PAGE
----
Eamonn Holmes has lost an appeal over a tax ruling associated with his earnings as a presenter on This Morning.
Upper Tribunal judges upheld a previous decision that the 63-year-old broadcaster should pay tax as an ITV employee for his work on the programme, rather than as a freelancer.
In a judgment given on Wednesday, Mr Justice Mellor and Judge Jonathan Canna said they were “satisfied” that the First Tier Tribunal which originally dealt with Mr Holmes’ claim in 2020 “considered the overall picture”.
They said they were not convinced by Mr Holmes’ lawyers assertion that the tribunal overlooked “characteristics which might have indicated that the ITV contracts were part of Mr Holmes’ self-employed business activities”.
The judgment added that Mr Holmes declared “profits from self-employment included on his tax returns” from 2011 to 2015 of “between £169,371 and £348,286”.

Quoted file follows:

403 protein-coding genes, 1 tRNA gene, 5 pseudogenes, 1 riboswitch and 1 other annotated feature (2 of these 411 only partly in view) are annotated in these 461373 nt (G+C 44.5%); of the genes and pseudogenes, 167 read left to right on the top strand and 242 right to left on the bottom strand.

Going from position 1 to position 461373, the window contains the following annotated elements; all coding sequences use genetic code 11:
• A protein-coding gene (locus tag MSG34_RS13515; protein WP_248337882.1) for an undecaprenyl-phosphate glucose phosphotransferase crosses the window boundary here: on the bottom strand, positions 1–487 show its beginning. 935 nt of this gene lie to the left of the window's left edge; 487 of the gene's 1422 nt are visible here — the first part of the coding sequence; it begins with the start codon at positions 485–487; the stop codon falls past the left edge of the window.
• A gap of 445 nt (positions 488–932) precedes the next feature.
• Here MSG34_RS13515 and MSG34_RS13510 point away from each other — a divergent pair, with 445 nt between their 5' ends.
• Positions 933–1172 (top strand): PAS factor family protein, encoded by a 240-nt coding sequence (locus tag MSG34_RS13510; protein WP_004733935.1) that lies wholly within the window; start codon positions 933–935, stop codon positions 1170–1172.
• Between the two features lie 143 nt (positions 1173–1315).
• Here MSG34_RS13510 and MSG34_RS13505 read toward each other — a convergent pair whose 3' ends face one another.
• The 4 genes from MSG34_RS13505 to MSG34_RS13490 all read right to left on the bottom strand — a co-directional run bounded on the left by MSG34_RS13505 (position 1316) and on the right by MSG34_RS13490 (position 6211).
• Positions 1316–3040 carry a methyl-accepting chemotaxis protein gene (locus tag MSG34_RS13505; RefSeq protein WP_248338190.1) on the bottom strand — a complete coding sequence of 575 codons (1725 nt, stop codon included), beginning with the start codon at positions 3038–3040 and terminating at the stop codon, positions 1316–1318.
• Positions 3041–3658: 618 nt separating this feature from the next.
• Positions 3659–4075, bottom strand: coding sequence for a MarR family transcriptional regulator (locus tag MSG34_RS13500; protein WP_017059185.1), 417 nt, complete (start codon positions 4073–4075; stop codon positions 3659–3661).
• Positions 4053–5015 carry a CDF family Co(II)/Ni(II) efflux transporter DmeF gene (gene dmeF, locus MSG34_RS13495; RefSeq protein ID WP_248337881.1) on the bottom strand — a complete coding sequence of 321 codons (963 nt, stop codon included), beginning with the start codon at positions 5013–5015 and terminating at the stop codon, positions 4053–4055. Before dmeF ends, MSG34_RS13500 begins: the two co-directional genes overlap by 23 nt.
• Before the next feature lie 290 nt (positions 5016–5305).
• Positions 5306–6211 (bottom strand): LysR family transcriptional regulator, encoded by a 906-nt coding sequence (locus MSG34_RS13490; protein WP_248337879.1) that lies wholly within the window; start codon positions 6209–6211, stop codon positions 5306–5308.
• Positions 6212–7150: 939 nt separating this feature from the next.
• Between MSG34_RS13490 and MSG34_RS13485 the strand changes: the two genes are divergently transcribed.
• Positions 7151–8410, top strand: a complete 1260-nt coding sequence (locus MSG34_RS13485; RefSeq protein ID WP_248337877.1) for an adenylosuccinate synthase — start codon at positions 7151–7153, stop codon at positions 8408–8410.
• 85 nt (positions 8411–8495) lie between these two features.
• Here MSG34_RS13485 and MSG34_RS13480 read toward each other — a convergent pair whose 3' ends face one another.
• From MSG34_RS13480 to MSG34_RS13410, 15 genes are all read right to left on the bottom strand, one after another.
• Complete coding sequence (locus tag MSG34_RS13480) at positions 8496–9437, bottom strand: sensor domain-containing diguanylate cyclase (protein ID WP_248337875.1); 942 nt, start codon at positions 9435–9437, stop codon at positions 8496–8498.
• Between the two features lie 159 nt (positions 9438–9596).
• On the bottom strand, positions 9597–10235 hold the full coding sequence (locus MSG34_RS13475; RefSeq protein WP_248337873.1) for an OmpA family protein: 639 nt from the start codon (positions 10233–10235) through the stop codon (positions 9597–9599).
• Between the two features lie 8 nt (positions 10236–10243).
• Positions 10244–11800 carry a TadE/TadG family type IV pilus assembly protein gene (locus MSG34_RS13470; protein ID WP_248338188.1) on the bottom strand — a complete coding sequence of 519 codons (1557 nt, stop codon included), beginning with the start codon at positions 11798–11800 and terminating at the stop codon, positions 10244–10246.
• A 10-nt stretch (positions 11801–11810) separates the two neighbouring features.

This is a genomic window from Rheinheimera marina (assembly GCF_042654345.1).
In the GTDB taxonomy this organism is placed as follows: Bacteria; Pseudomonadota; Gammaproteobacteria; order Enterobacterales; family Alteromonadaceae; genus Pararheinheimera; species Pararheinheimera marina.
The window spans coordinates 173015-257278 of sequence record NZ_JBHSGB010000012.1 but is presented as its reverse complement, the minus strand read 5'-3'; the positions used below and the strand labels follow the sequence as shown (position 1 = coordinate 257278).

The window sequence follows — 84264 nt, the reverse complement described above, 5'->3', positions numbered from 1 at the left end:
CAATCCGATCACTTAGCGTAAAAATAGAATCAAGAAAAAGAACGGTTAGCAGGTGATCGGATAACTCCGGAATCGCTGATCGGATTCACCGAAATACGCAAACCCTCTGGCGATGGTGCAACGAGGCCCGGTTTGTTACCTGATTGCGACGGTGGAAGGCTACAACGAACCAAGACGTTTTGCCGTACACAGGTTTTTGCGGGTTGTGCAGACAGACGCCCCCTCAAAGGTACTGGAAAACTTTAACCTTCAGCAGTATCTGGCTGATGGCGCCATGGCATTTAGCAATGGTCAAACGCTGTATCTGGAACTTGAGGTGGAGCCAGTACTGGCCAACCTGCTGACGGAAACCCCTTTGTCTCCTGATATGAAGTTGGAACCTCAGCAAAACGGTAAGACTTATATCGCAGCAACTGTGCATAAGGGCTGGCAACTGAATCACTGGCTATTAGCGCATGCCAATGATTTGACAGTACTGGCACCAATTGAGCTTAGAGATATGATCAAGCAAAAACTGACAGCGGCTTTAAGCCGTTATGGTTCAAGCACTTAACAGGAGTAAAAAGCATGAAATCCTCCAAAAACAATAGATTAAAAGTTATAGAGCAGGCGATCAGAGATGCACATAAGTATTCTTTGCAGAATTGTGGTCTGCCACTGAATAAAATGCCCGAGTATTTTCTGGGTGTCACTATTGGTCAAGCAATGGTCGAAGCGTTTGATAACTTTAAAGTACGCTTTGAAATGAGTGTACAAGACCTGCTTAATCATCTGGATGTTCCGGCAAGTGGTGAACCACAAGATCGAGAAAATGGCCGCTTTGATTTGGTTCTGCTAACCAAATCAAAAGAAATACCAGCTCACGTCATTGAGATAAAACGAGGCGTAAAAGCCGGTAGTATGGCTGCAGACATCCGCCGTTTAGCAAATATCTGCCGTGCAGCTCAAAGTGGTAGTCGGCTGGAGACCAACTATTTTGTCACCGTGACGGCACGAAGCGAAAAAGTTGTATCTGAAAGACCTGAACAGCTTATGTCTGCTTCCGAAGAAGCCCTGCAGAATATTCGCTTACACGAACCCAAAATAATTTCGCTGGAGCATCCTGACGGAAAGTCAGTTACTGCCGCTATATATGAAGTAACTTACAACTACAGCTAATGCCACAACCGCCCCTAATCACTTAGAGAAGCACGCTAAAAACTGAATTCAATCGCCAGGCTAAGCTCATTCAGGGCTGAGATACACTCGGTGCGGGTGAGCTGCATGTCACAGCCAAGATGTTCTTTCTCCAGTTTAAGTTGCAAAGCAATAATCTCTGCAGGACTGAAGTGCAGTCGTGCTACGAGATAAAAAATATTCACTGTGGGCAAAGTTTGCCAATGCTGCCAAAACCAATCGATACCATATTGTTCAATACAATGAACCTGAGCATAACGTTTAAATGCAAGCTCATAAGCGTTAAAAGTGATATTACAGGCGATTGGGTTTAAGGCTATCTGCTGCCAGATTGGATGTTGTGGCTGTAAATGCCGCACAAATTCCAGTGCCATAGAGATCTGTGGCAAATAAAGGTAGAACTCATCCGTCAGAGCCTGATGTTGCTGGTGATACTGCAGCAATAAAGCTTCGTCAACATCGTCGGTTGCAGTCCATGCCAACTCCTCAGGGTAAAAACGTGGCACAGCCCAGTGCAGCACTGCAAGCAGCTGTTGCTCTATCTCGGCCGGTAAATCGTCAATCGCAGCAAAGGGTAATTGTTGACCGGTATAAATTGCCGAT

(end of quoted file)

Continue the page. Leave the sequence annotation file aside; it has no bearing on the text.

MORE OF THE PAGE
Now a GB News anchor, Mr Holmes presented This Morning alongside his wife Ruth Langsford every Friday for 15 years until announcing his departure in November 2021.
He brought the case against HMRC over the income tax and national insurance it levied on the money which ITV paid to Mr Holmes’ company Red, White and Green Limited between 2012 and 2015.
HMRC said Mr Holmes needed to pay tax under what are known as off-payroll working rules because, if he has a contract directly with ITV, he is classed as an employee.
Lawyers representing Mr Holmes argued that the journalist was freelance and his income was accounted for as being from self-employment.
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